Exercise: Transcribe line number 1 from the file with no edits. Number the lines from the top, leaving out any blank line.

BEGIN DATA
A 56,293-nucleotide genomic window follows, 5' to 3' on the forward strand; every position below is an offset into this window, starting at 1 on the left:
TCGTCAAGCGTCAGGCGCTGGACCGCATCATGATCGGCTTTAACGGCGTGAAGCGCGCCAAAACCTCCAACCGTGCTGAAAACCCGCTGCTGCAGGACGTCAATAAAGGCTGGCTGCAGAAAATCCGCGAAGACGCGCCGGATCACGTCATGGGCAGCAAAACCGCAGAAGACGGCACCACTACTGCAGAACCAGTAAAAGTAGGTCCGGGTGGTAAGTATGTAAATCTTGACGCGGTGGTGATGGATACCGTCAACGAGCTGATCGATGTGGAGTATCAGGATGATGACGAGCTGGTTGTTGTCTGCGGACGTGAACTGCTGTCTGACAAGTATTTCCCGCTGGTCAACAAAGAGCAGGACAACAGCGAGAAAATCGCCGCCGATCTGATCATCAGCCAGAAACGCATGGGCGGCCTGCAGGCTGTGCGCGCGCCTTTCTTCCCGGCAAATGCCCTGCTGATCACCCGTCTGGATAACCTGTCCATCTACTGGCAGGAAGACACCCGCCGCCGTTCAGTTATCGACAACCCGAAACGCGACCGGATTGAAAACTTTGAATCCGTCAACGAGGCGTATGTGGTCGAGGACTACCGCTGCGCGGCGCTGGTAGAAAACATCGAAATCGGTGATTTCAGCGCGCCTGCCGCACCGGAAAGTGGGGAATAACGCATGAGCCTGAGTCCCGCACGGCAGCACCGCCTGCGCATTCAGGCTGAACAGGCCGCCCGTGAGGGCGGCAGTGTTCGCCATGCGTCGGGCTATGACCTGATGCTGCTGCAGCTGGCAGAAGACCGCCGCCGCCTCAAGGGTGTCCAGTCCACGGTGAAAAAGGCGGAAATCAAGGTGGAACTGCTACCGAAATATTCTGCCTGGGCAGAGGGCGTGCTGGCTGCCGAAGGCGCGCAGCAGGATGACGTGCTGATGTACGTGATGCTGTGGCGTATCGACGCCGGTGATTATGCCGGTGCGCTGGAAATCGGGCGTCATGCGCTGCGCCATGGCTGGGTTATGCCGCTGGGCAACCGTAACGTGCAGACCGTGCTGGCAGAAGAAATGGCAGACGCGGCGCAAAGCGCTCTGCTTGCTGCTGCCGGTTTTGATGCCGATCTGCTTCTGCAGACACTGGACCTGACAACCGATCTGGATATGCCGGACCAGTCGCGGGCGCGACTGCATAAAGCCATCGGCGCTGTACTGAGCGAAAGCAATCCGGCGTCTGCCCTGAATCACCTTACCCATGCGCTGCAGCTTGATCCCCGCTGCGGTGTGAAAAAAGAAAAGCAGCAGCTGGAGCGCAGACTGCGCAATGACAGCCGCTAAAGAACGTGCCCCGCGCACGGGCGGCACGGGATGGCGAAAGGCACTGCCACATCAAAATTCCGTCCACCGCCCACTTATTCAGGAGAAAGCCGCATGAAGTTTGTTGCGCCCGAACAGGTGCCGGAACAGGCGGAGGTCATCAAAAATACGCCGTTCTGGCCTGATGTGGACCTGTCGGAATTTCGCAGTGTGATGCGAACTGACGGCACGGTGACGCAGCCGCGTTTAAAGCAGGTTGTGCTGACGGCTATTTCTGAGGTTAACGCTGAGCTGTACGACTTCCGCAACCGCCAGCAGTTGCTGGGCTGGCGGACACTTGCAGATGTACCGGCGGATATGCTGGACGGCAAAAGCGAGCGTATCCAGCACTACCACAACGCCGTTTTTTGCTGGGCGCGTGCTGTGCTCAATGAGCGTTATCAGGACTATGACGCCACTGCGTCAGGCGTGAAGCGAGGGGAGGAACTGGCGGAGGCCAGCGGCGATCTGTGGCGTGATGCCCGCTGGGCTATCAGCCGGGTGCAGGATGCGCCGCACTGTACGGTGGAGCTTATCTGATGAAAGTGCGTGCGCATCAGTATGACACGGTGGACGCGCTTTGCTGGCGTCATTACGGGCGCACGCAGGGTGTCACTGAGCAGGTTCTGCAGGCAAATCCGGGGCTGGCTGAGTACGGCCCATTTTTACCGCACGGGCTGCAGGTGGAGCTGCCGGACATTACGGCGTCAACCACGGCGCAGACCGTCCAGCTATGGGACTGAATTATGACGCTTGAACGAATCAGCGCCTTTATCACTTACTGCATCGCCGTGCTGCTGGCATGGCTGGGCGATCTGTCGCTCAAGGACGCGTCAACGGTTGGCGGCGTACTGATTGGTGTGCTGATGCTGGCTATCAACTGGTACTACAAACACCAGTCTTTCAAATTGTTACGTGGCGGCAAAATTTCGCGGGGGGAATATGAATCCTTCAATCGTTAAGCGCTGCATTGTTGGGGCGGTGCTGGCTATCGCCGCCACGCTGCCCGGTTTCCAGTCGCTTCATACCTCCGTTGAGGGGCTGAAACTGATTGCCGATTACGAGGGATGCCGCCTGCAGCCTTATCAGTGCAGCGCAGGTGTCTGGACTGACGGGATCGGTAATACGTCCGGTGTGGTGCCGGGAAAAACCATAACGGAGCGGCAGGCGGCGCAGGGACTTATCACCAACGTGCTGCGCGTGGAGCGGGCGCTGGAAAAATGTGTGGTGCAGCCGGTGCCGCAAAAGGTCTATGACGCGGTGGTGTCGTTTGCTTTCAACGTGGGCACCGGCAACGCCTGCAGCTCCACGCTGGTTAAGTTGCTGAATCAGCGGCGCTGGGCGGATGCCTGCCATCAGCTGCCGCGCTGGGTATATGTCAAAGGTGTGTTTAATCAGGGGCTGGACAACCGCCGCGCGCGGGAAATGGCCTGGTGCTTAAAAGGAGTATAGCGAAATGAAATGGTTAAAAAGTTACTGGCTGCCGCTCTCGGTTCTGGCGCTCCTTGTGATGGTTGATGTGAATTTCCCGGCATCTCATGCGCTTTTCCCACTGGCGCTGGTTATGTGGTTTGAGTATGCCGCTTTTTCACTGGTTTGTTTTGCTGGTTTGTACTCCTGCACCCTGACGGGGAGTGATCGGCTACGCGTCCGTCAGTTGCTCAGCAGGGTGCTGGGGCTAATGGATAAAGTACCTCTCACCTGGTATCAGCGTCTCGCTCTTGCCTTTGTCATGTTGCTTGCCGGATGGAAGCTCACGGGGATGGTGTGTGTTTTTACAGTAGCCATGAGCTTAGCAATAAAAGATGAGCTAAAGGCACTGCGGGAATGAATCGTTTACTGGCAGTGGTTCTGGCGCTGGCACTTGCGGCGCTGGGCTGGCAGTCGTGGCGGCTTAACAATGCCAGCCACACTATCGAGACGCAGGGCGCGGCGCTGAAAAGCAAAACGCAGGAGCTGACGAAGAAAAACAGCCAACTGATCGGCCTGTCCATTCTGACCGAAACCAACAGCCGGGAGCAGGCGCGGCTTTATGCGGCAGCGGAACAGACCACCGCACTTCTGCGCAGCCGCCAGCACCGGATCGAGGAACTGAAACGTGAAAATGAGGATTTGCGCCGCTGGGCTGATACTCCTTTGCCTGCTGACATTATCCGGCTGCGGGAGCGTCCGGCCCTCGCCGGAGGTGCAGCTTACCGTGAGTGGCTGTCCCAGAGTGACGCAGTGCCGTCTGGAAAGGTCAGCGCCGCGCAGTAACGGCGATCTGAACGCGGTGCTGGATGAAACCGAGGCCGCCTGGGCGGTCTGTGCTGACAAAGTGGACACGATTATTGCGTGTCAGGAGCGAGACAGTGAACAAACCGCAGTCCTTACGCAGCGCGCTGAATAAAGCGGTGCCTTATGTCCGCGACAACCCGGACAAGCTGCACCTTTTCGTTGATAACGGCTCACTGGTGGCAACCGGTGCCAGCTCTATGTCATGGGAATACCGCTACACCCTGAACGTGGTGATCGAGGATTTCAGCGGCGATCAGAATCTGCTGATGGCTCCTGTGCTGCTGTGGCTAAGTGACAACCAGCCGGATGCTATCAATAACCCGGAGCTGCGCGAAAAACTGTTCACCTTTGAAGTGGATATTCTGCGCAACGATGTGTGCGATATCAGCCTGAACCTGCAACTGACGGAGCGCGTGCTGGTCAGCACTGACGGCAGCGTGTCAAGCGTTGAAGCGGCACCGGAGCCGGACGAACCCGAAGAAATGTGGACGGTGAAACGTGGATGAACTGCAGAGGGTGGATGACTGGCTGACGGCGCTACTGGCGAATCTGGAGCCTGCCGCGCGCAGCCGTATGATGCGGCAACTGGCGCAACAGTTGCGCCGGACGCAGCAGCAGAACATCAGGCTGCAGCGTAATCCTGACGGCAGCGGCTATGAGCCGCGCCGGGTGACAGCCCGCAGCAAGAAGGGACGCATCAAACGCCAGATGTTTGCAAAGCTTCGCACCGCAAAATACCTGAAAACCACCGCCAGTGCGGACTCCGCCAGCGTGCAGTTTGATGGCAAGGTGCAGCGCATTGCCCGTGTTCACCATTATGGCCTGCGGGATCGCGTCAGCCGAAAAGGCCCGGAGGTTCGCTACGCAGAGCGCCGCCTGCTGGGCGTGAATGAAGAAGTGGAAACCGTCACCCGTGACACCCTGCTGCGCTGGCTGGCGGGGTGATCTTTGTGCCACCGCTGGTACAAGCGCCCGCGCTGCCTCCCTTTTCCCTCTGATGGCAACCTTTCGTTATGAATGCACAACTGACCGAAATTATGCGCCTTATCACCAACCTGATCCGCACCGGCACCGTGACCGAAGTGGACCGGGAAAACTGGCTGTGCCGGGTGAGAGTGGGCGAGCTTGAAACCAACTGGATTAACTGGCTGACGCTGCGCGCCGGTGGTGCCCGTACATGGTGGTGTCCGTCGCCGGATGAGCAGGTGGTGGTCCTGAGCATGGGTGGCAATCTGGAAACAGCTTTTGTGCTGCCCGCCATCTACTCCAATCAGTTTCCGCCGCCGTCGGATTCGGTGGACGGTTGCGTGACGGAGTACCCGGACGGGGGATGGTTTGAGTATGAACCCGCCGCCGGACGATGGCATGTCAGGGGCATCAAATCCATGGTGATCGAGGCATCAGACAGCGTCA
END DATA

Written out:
A 56,293-nucleotide genomic window follows, 5' to 3' on the forward strand; every position below is an offset into this window, starting at 1 on the left: